I ordered a hot drink for me and a milkshake for them to share. The generous waiter brought the milkshake in two cups, each topped with whipped cream and a strawberry. Monkey and Munchkin eagerly peeled their straws and started sipping their smoothies with joy. As we sat, Monkey--known for asking lots of questions, but not for revealing much about school--told me about soccer, what he did at school and said a few kids were teasing him on the bus. We talked about what he could do on the bus and I said I was glad he told me about being teased. He looked at me and, a bit surprised, asked, "You mean I should tell you these things?" "Yes, of course! I can help you figure out what to do and step in if I have to." Monkey smiled and looked both happy and relieved to know that he had done the right thing.
As I sat in the booth, I thought that this is why we go to the diner. Sure, the kids may have ruined their appetites and dinner was going to start late, but I wasn't running around chopping onions or doing laundry, I was just sitting across from kids and listening. At home, I like to eat most meals with the kids, but lately, I've been slipping. Sometimes I'll wash the dishes or pick up toys while they eat. I'll check my phone or I'll dash to my room to get something and linger for a few minutes, enjoying the solitude. I like dancing with the kids and taking them to the playground. I love snuggling with them in the morning and tackling them in living room, but sometimes I don't focus on them like I should. I hear them talking, but don't fully listen.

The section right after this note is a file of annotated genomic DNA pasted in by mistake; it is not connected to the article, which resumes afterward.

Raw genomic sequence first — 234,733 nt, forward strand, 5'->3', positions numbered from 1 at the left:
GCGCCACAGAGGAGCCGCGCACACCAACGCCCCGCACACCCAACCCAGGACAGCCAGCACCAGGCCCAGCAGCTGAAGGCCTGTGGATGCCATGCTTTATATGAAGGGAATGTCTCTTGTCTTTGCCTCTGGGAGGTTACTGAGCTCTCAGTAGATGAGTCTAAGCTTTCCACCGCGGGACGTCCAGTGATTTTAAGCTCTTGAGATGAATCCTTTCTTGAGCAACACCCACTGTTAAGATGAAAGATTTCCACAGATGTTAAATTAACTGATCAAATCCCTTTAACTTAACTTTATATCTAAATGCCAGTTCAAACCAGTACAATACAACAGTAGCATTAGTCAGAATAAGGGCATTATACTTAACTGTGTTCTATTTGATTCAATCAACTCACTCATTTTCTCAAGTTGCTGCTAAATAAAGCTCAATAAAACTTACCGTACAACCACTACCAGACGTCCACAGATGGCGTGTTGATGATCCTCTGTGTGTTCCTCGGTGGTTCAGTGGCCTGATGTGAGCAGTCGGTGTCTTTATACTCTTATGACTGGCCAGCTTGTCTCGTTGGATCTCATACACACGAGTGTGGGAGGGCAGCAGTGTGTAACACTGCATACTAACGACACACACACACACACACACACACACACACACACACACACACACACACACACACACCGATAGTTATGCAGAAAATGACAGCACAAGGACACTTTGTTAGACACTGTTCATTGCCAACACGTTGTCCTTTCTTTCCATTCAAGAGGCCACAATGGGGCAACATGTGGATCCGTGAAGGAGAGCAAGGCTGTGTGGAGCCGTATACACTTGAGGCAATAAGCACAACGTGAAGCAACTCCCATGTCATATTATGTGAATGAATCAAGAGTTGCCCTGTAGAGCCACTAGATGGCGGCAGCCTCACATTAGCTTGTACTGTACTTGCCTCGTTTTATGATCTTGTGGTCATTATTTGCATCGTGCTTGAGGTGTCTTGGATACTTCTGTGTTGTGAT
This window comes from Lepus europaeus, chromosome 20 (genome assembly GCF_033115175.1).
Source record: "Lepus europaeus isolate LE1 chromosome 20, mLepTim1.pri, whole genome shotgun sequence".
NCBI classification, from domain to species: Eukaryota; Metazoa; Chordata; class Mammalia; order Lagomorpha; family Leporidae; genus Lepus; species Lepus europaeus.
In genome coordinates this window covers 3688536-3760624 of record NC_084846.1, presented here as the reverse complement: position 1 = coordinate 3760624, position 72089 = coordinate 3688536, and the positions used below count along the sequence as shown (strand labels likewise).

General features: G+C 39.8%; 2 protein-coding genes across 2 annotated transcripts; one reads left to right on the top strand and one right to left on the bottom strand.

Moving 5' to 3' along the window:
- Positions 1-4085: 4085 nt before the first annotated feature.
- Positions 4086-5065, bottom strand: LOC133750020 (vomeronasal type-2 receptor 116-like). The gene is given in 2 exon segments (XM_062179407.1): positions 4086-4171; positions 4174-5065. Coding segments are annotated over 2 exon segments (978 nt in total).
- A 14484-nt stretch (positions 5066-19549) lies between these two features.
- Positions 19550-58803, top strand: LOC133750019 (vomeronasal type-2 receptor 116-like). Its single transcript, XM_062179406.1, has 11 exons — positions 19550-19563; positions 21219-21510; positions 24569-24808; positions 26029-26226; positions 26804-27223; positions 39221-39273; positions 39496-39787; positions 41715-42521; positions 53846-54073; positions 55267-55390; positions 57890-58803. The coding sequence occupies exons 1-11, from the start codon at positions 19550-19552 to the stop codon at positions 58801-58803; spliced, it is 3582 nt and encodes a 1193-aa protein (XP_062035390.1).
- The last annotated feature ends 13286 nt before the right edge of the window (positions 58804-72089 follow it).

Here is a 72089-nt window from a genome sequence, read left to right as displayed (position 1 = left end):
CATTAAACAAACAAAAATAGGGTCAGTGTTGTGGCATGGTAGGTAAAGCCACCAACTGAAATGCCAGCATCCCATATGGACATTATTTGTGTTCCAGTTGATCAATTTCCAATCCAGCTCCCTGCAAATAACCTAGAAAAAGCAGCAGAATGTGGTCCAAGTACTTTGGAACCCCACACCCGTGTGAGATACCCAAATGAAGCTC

And now, at this diner, I was listening very closely. It's funny how Monkey was surprised that he should tell me such things. He asks me a million questions, but doesn't ask me for advice, which is probably normal for a four-year-old. Here he was, in need of a little guidance, and thanks to a diner serving milkshakes, I was in a position to give it.
As I got ready to leave, I remembered that my father used to take my twin sister and me to a mall in Maine where we lived. One time when we were four years old, Papi took us to a booth, not unlike this one and bought us ice cream. "Don't tell Mami!" he said as we giggled at the table. My father has been gone almost 21 years, but 35 years later I still remember that ice cream, that booth and the way my dad secretly spoiled us. I hope that Monkey too, will remember our outings and, more importantly, know that he can tell me anything and I won't just hear him, I'll listen.